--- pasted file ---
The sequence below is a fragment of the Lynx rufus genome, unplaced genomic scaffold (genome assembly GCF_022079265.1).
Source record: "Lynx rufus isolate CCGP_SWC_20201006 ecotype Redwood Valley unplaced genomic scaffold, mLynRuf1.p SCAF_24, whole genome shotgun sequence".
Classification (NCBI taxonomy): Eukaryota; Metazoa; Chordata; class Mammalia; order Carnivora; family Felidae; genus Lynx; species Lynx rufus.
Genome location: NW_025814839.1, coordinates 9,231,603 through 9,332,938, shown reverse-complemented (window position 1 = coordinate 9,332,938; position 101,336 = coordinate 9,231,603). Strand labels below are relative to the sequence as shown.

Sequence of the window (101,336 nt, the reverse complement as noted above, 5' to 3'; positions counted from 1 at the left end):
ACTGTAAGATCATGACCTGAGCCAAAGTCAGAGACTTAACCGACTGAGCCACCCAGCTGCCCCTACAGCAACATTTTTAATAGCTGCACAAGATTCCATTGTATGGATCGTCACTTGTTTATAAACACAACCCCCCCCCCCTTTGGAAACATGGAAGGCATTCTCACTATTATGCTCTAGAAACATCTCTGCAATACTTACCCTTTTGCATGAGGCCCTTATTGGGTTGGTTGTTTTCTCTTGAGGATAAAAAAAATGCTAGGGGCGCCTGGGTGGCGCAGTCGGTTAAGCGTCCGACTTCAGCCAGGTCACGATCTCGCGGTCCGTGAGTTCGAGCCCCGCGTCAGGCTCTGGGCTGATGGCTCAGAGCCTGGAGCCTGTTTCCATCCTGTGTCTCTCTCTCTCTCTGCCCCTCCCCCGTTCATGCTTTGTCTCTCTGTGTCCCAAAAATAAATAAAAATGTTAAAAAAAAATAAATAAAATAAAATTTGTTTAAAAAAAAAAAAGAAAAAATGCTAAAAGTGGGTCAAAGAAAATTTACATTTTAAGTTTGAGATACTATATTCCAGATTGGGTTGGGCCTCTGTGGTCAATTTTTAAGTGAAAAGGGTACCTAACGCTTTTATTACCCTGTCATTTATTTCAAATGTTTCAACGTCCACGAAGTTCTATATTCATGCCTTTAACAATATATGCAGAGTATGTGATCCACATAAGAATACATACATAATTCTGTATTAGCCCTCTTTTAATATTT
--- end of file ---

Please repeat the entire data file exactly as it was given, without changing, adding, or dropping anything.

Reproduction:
The sequence below is a fragment of the Lynx rufus genome, unplaced genomic scaffold (genome assembly GCF_022079265.1).
Source record: "Lynx rufus isolate CCGP_SWC_20201006 ecotype Redwood Valley unplaced genomic scaffold, mLynRuf1.p SCAF_24, whole genome shotgun sequence".
Classification (NCBI taxonomy): Eukaryota; Metazoa; Chordata; class Mammalia; order Carnivora; family Felidae; genus Lynx; species Lynx rufus.
Genome location: NW_025814839.1, coordinates 9,231,603 through 9,332,938, shown reverse-complemented (window position 1 = coordinate 9,332,938; position 101,336 = coordinate 9,231,603). Strand labels below are relative to the sequence as shown.

Sequence of the window (101,336 nt, the reverse complement as noted above, 5' to 3'; positions counted from 1 at the left end):
ACTGTAAGATCATGACCTGAGCCAAAGTCAGAGACTTAACCGACTGAGCCACCCAGCTGCCCCTACAGCAACATTTTTAATAGCTGCACAAGATTCCATTGTATGGATCGTCACTTGTTTATAAACACAACCCCCCCCCCCTTTGGAAACATGGAAGGCATTCTCACTATTATGCTCTAGAAACATCTCTGCAATACTTACCCTTTTGCATGAGGCCCTTATTGGGTTGGTTGTTTTCTCTTGAGGATAAAAAAAATGCTAGGGGCGCCTGGGTGGCGCAGTCGGTTAAGCGTCCGACTTCAGCCAGGTCACGATCTCGCGGTCCGTGAGTTCGAGCCCCGCGTCAGGCTCTGGGCTGATGGCTCAGAGCCTGGAGCCTGTTTCCATCCTGTGTCTCTCTCTCTCTCTGCCCCTCCCCCGTTCATGCTTTGTCTCTCTGTGTCCCAAAAATAAATAAAAATGTTAAAAAAAAATAAATAAAATAAAATTTGTTTAAAAAAAAAAAAGAAAAAATGCTAAAAGTGGGTCAAAGAAAATTTACATTTTAAGTTTGAGATACTATATTCCAGATTGGGTTGGGCCTCTGTGGTCAATTTTTAAGTGAAAAGGGTACCTAACGCTTTTATTACCCTGTCATTTATTTCAAATGTTTCAACGTCCACGAAGTTCTATATTCATGCCTTTAACAATATATGCAGAGTATGTGATCCACATAAGAATACATACATAATTCTGTATTAGCCCTCTTTTAATATTT